If you look at street or analyst estimates, we are essentially talking about somewhere between 12 to 15 percent CAGR on earnings for, let's say, the narrower universe of the top 100 companies over the next two years. If you take the somewhat broader universe of more than 300, 350 odd companies, if not more, you're talking about CAGR growth of somewhere between 15 to 17 percent for midsize companies and 17-20 percent on the small-cap side for the next two years. We are in that band of, let's say, 12-13 percent at the lowest end for large-size enterprises to somewhere around a 20 percent mark for the mid to small-sized enterprises.

Q. What are some pockets in the market that look attractive at current valuations?
Time and again, people get a little disappointed with a certain sector. You may not see a lot of visibility in terms of growth coming back, but value starts to develop. I think today's banks, private banks, are a space where we feel quite comfortable from a valuation standpoint. We may not necessarily know what the triggers are but we don't have to debate a lot in our minds in terms of the valuations in this space, like the way we have to probably do in a few other parts of the market.

We feel quite okay about pharma and health care as an opportunity. We think they've done well in the recent past, but they're still not very unreasonable in terms of valuations, especially when we compare them by their longer history. There are places like technology also. We don't see immediate triggers or immediate reasons to believe that growth will accelerate, but value pockets are developing there in that sector too.

Fourthly, I think I would say parts of the consumer segment, especially the lower end of the ‘K’ which has not done well in the last two to three years of value retailing… Again, not every part of that value retailing basket, but few pockets where there are competitive advantages or where we feel that the market has been too punishing.

There’s always a bottom-up one-of-kind of companies/ individual cases which may turn out to be value opportunities and that could be across different sectors.

Q. Recently, we have seen RBI clamp down on banks and NBFCs largely to address fears of froth building up in the system. What are your views?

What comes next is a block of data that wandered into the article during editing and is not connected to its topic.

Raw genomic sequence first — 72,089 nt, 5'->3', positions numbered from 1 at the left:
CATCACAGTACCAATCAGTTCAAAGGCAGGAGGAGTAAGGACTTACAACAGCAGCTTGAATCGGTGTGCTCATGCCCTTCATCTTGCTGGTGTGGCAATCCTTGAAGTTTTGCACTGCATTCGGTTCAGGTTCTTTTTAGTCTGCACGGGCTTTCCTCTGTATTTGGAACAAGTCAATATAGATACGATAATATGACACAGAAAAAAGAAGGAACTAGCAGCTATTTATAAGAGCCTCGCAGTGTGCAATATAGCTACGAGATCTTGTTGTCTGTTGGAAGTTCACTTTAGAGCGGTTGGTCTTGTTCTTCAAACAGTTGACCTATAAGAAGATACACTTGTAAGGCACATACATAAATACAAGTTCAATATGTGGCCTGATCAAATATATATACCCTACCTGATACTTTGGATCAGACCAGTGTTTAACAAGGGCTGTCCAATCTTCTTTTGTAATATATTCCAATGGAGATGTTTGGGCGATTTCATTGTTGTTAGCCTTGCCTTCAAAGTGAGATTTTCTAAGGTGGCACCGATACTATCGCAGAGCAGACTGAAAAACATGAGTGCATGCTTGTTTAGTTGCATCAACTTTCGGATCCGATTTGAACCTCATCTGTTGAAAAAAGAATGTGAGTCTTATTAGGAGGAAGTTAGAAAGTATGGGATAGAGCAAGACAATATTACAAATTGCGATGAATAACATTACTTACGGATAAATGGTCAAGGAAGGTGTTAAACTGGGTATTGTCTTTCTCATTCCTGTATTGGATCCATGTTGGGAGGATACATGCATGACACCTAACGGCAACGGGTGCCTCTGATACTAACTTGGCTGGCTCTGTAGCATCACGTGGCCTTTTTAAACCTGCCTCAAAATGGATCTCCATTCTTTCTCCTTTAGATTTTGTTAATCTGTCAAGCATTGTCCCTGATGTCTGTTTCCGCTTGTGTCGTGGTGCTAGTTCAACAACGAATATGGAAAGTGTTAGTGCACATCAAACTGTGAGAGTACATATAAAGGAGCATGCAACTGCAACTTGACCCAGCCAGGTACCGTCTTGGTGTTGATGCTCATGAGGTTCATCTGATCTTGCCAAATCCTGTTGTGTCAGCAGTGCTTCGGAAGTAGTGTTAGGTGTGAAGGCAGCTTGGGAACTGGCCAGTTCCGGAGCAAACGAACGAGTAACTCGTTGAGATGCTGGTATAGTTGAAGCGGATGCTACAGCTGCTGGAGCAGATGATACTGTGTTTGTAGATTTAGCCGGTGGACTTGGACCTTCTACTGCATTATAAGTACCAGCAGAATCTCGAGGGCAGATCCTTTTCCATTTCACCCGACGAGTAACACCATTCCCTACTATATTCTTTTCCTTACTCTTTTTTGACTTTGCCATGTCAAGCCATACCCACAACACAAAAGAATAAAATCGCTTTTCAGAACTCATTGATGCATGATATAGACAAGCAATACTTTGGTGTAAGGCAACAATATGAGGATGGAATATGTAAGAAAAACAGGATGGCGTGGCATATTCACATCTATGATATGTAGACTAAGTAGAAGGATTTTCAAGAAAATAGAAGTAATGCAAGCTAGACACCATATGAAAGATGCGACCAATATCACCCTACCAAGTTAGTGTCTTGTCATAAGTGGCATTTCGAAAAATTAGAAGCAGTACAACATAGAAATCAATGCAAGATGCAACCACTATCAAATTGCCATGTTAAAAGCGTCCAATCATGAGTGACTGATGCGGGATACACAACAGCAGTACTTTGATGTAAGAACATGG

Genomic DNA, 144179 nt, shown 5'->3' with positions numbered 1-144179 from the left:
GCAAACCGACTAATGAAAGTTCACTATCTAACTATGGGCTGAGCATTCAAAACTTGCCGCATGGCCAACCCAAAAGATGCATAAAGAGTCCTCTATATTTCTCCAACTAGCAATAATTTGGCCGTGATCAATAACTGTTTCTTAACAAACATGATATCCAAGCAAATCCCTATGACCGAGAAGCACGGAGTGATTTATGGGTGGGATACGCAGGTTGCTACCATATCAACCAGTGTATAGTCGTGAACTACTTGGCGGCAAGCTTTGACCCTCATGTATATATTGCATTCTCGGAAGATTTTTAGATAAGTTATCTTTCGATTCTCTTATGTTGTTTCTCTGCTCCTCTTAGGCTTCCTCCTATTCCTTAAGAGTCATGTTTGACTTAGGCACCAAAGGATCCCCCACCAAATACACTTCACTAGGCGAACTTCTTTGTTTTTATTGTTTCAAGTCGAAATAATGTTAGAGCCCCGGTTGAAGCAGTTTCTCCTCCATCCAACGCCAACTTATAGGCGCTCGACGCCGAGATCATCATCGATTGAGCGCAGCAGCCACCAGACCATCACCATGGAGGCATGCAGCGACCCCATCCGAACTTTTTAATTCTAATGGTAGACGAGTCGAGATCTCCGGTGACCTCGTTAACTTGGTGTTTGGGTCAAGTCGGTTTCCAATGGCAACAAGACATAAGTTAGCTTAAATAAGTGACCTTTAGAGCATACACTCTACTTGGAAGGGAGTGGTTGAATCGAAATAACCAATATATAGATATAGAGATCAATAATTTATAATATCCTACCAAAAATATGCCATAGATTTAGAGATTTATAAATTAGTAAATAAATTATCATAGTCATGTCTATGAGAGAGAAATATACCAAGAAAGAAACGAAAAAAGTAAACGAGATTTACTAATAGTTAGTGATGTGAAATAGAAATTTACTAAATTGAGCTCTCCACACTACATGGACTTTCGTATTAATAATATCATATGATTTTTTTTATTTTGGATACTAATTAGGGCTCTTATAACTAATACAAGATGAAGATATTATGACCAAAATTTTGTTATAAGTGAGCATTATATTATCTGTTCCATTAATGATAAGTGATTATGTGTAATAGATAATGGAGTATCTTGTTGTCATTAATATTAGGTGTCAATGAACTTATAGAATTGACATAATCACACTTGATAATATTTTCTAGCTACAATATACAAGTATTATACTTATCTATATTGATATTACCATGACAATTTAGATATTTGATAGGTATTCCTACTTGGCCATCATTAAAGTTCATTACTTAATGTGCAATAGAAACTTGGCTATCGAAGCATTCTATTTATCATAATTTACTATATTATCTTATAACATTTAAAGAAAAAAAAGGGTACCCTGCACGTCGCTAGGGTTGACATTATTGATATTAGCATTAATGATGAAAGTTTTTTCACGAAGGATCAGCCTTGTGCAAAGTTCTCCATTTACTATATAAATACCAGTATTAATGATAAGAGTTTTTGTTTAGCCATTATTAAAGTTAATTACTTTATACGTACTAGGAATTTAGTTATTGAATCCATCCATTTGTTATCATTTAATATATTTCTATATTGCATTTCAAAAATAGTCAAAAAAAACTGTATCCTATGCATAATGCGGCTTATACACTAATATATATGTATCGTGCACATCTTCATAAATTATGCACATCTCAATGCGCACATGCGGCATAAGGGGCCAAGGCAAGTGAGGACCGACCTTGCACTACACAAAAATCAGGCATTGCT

No, we are not in that camp though. We do respect the regulator's moves and try to see how much of our investee companies could be affected by those regulatory changes. But today we don't think that it’s come to a stage where we are to worry. There are some pockets, some small slivers of excesses, but at an aggregate level, it's not too large and it’s at a company-specific level when we see it as part of the book or as part of their exposure… Again, it’s not something that is showing up as very difficult or very alarming. So, we don't have a choice, but to kind of keep monitoring. We don't want to be too pre-emptive either. I mean, yes, it's the regulator's job to be a little more cautious than maybe investors or they have their own, you know, readings or their ways to gauge things… Our screens are not flashing red as yet but we'll have to continue monitoring this situation is all that I can say.

We are taking on more debt, we are participating in riskier asset classes than we were doing before, so that is a bit of a DNA change or maybe driven by the confidence of the younger generation, the changing demographics, the changing economic outlook… Maybe even driven by global experiences and exposures. So there are a couple of notches of higher risk-taking ability in general but also accompanied by decent confidence. It's the regulator's job to look at the smallest of things and make sure that doesn't balloon up in any way.

Q. What’s your view on the mid-and-small cap space? Is there a bubble?
I think this froth-related thing becomes very easy to mention without understanding the circumstances in which we are. I think it's not the first time that we have seen a 60 percent rally in mid-caps, and small-caps in a year. If I recall, the most recent one was in 2017-18. Perhaps it was more like a 40-50 percent rally, but it was still a very strong one. In comparison to that, this rally is a lot more grounded in reality, in terms of fundamentals, in terms of the earnings growth, so it's not entirely unwarranted. We're talking about 18-25 percent earnings growth in various mid-cap and small-cap indices in the last year or so… I don't think those were the kind of numbers and growth that we were seeing in '17-'18, yet we saw a very strong rally. I'm not in that camp where I'm hugely worried. Yeah, you do have to calibrate your return expectations from small caps from what you got in the last 12- 15 months.

Q. The PSU pack has been buzzing but, by and large, earnings in the previous quarter weren’t as robust. How are you looking at PSUs going forward?
We've been running a PSU fund ourselves for more than 15 years and we've generally had to sell that fund as a value proposition most times. We would urge investors to look at it from a value standpoint… They always used to be at a discount to the market but supported by very good, decent dividend yields and cash flows. In the last year, after what PSU stocks have done, they are not as cheap as they used to be.

Now we can't evaluate them as value opportunities, we have to think of them more as growth opportunities because, at this stage of the economic cycle in India, they are in a better place to benefit because many of the companies in the PSU space dominate these (capital goods and industrial manufacturing) businesses. The business tailwinds that they enjoy are stronger, maybe stronger than even some of the private players in that same segment. But we have to now treat them at parity with private enterprises or think of them in the same way as you would think of any other private sector business. After the strong rally, I would like to think that in the next few quarters, the rally may not be as broad-based. Maybe we'll have underperformers as well.